Monday, November 22, 2010

Review: Robert Rankin’s humorous new Steampunkish novel The Japanese Devil Fish Girl and Other Unnatural Attractions

British science fiction & fantasy fan Adam Whitehead recently wrote an interesting review of The Japanese Devil Fish Girl and Other Unnatural Attractions (Gollancz, September 2010), a new Steampunkish novel by British humor novelist Robert Rankin. Here’s a promotional piece for the novel, if you're not familiar with the storyline:

The pickled Martian's tentacles are fraying at the ends and Professor Coffin's Most Meritorious Unnatural Attraction (the remains of the original alien autopsy, performed by Sir Frederick Treves at the London Hospital) is no longer drawing the crowds. It's 1895, nearly a decade since Mars invaded Earth, chronicled by H.G. Wells in The War of the Worlds. Wrecked Martian spaceships, back-engineered by Charles Babbage and Nikola Tesla, have carried the Queen's Own Electric Fusiliers to the red planet, and Mars is now part of the ever-expanding British Empire. The less-than-scrupulous sideshow proprietor likes Off-worlders' cash, so he needs a sensational new attraction. Word has reached him of the Japanese Devil Fish Girl; nothing quite like her has ever existed before. But Professor Coffin's quest to possess the ultimate showman's exhibit is about to cause considerable friction amongst the folk of other planets. Sufficient, in fact, to spark off Worlds War Two.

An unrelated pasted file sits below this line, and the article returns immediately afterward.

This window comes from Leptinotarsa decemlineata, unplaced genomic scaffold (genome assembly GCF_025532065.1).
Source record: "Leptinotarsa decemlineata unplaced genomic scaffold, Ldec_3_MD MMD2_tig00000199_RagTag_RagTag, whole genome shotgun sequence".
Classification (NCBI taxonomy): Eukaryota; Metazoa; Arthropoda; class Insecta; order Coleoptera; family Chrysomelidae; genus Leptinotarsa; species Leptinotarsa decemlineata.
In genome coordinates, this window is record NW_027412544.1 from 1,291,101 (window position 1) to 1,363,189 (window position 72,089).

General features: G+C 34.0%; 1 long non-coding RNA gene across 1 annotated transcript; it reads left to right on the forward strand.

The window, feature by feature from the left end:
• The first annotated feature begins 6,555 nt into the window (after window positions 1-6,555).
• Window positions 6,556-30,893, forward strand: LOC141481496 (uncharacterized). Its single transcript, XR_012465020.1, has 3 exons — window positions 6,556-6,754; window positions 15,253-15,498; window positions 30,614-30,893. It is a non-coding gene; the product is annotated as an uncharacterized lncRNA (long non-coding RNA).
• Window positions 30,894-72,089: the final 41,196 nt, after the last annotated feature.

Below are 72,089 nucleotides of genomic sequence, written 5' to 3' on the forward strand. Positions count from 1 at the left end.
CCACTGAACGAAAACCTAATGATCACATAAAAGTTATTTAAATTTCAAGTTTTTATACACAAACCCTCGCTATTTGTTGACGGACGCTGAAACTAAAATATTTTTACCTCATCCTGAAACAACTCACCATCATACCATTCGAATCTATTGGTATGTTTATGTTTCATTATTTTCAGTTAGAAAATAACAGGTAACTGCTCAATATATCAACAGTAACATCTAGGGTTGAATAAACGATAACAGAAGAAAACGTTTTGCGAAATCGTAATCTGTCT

Adam Whitehead concludes that The Japanese Devil Fish Girl and Other Unnatural Attractions “is pretty much another Robert Rankin novel, although shorn of connections to his other books it's a little bit more accessible to newcomers. But there is definitely the feeling that here he had a chance to break free of his comfort zone and write a more interesting story using steampunk trappings, but didn't do it.” 3.5 stars out of 5.

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